The Importance of the Journey: Search Trails and Destination Pages

Two Microsoft papers being presented at this week’s SIGIR’10 conference in Geneva, Switzerland explore the topics of Search Trails – The pages that a searcher travels through after performing a search for a query before reaching a final destination page.

The idea of delivering searchers to a final destination page, a page where previous searchers for a specific query often end up at before they either stop searching, or changed the focus of their search, is something that Microsoft has explored in the past.

I wrote about a patent filing from Microsoft a couple of years ago which explored how user behavior signals, such as how searchers browsed through pages to find information might be used to rerank search results. The post, Search Trails: Destinations, Interactive Hubs, and Way Stations, took a look at how search trails – the pages browsed between an initial query and a final page visited, might offer useful query suggestions to searchers as well.

That patent filing, and the 2007 SIGIR best paper, Studying the Use of Popular Destinations to Enhance Web Search Interaction (pdf) by Ryen W. White, Mikhail Bilenko, and Silviu Cucerzan, focused more upon the final destination pages found than the pages visited along the way. Ryen White is listed as a co-author in the earlier papers and patent filing on search trails, and he is one of the authors listed on the papers presented this week in Switzerland as well.

It looks as though those intermediary pages may have some value as well, and the idea of including those somehow within search results may be worth exploring.

What route do searchers follow to get to a final destination page, and how important are the pages along the way? Might other searchers with similar information needs and situational tasks to fulfill benefit from a search engine showing the search trails that other follow? How would those trails best be shown in search results?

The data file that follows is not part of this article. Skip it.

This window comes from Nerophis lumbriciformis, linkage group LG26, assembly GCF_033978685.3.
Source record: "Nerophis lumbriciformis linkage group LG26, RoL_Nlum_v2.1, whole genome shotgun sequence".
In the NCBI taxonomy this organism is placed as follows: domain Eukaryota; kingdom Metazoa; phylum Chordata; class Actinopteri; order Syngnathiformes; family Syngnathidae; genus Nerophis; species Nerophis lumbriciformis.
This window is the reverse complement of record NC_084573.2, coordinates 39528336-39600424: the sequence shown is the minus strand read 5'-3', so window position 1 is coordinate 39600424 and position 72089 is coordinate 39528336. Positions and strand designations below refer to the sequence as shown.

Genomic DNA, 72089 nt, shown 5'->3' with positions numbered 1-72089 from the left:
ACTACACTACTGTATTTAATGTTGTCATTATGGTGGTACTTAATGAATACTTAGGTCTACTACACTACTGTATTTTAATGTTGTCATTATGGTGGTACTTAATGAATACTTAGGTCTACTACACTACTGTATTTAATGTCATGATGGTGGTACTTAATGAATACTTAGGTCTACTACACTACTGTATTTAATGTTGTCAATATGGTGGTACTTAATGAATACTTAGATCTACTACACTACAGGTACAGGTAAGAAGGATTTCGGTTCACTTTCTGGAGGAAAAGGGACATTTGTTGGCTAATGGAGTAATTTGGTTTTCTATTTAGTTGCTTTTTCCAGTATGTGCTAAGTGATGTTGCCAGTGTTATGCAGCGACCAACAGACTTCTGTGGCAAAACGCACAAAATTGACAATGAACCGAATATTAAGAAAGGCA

The papers are:

The authors of the papers tell us that ranking documents for specific keywords may be an easier task than helping people who have more complex informational needs. Those needs can include learning about a topic that someone doesn’t know much about, and may want to become better informed.

Some of the search behaviors cited in the papers about how people might start with one search, and travel through a number of pages after their initial query describe patterns used to meet those needs under names such as information foraging, berry picking, and orienteering.

If you’re not familiar with those concepts, they are definitely worth exploring if you’re interested in learning some theories behind how people perform complex searches. The following are cited in the two recent Microsoft pages:


Many search related papers about searchers’ behaviors focus upon query sessions – where searchers may start out with one query term or phrase and possibly perform additional searches adding words to make their search more specific, or removing words to make it more general, correcting spelling mistakes, or even switching over to related terms.

Some query session refinements include people adding geographic terms to their queries, which may indicate to a search engine that specific queries have geographic intents behind them. If those refinements happen frequently enough, they may trigger maps showing up in search results. Other query session refinements may help power some of the “Did you mean” type suggestions that you sometimes see when you search.

Looking at Search Trails may provide a whole different range of searcher behavior type information. By studying the pages that people travel down, from their selected page amongst search results to a final destination page, there may be information that can be related to that initial query that just isn’t captured by looking at query sessions and refinements alone.

Will Microsoft start showing some search trails that are often followed by searchers for specific queries in their search results?

It’s a possibility. It might be an interesting addition to the search results we see today, and could benefit people who don’t know too much about a specific topic, but are interested in exploring it more fully than someone else who may just be looking for a quick and simple answer in their search results.


Author: Bill Slawski

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